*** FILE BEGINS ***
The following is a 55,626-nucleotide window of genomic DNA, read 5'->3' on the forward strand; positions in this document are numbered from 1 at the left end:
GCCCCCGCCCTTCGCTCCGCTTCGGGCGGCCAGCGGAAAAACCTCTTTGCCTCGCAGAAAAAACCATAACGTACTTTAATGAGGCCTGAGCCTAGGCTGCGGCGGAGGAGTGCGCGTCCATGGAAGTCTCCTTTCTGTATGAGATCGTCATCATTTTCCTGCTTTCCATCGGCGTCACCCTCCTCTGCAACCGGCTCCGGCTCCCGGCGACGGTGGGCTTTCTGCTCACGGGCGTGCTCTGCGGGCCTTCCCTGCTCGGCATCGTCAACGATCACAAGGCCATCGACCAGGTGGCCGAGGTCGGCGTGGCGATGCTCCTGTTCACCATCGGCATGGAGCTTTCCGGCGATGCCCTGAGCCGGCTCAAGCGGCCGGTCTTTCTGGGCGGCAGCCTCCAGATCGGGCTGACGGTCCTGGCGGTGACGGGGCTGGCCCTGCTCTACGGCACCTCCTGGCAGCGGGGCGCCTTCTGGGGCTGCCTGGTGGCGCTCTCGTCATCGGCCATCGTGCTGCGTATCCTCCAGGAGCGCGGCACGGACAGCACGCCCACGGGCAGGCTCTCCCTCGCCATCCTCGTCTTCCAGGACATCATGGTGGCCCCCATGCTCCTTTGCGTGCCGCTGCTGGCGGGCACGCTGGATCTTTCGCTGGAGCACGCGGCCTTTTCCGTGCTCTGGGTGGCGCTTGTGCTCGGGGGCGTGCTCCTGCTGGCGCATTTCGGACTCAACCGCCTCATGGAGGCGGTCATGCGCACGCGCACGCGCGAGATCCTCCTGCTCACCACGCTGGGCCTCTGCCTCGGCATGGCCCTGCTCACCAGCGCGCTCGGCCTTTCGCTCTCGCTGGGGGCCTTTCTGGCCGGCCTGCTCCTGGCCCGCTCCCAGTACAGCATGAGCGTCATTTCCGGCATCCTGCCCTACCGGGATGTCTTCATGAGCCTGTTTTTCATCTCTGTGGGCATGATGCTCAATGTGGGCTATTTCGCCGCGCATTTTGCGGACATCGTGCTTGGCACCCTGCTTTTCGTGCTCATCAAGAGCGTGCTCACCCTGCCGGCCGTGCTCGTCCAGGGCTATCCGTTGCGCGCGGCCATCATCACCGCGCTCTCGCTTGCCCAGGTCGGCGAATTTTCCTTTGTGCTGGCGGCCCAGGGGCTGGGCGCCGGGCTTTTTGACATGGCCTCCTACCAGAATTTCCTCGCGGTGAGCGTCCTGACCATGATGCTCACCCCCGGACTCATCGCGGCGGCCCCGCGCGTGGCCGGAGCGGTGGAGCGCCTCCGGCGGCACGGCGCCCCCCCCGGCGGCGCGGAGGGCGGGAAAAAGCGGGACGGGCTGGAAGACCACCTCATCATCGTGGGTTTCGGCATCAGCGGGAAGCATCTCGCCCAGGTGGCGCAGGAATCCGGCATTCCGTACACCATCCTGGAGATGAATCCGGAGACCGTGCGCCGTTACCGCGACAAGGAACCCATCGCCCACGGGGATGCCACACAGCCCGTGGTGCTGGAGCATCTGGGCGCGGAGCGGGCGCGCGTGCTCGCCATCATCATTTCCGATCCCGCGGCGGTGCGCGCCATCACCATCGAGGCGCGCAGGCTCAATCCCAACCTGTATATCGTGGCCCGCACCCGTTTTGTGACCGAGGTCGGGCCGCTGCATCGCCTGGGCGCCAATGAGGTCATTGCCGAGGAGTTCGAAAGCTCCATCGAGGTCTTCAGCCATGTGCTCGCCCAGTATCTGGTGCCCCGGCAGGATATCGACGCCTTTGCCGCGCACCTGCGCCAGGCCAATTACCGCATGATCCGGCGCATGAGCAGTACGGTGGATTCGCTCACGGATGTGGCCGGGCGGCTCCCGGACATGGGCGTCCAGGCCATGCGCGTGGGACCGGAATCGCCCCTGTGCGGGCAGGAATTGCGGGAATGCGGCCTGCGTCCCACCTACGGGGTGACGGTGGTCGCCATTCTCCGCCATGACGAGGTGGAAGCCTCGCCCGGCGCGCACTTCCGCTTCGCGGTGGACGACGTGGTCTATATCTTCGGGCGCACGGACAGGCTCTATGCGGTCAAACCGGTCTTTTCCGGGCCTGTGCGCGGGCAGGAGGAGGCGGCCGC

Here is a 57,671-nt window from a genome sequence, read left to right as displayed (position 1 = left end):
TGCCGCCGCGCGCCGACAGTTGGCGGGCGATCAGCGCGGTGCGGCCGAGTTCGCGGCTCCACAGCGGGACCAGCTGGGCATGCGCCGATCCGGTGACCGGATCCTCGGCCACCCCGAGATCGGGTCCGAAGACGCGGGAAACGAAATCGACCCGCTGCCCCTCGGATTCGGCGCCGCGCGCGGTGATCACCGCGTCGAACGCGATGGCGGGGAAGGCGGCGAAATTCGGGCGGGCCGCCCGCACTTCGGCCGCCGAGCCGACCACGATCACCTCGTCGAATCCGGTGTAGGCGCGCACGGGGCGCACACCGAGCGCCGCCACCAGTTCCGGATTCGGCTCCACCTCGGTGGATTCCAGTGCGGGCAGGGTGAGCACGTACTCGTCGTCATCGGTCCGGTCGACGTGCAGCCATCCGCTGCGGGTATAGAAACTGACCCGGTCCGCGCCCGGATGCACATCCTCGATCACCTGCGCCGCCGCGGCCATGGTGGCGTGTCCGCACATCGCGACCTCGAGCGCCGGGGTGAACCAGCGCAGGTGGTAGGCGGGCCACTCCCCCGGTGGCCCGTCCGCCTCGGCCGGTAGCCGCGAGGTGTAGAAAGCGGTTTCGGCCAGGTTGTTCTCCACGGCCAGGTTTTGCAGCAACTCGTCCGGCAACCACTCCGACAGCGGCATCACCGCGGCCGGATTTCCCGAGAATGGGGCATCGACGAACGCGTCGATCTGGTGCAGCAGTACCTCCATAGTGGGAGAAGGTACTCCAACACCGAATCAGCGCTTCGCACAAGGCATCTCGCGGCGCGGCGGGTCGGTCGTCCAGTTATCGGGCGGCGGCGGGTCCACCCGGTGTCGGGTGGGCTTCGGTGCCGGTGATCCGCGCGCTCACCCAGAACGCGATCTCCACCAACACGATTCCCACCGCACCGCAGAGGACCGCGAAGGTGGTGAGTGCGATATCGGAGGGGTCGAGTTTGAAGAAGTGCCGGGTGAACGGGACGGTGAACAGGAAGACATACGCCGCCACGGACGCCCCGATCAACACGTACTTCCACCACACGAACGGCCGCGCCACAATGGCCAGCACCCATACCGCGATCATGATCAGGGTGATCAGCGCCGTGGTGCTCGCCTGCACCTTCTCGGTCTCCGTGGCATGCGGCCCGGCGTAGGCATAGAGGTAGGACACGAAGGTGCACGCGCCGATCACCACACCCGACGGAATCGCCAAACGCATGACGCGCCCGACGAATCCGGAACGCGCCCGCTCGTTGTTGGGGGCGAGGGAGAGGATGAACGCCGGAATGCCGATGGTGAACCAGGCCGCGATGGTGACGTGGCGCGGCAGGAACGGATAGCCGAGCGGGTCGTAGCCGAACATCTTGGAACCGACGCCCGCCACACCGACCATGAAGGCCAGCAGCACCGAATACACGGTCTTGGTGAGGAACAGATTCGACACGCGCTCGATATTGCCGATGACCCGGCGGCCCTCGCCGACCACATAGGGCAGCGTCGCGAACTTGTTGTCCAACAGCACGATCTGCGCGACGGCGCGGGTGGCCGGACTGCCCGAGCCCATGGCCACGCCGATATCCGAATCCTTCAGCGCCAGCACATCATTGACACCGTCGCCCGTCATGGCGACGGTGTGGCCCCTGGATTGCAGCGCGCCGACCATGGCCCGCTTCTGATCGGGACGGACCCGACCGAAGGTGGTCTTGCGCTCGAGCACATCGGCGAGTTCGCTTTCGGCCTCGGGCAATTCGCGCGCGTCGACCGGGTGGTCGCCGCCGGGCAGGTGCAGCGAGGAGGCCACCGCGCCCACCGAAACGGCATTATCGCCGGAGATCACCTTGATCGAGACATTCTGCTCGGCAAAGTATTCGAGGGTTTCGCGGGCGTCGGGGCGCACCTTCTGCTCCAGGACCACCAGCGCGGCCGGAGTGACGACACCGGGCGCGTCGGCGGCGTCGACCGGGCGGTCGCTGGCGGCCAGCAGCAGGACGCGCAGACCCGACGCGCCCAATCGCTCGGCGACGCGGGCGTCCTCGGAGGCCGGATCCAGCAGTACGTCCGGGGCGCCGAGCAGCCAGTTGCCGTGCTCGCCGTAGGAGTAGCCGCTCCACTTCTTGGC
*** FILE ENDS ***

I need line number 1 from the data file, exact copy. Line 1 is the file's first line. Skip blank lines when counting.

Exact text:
The following is a 55,626-nucleotide window of genomic DNA, read 5'->3' on the forward strand; positions in this document are numbered from 1 at the left end: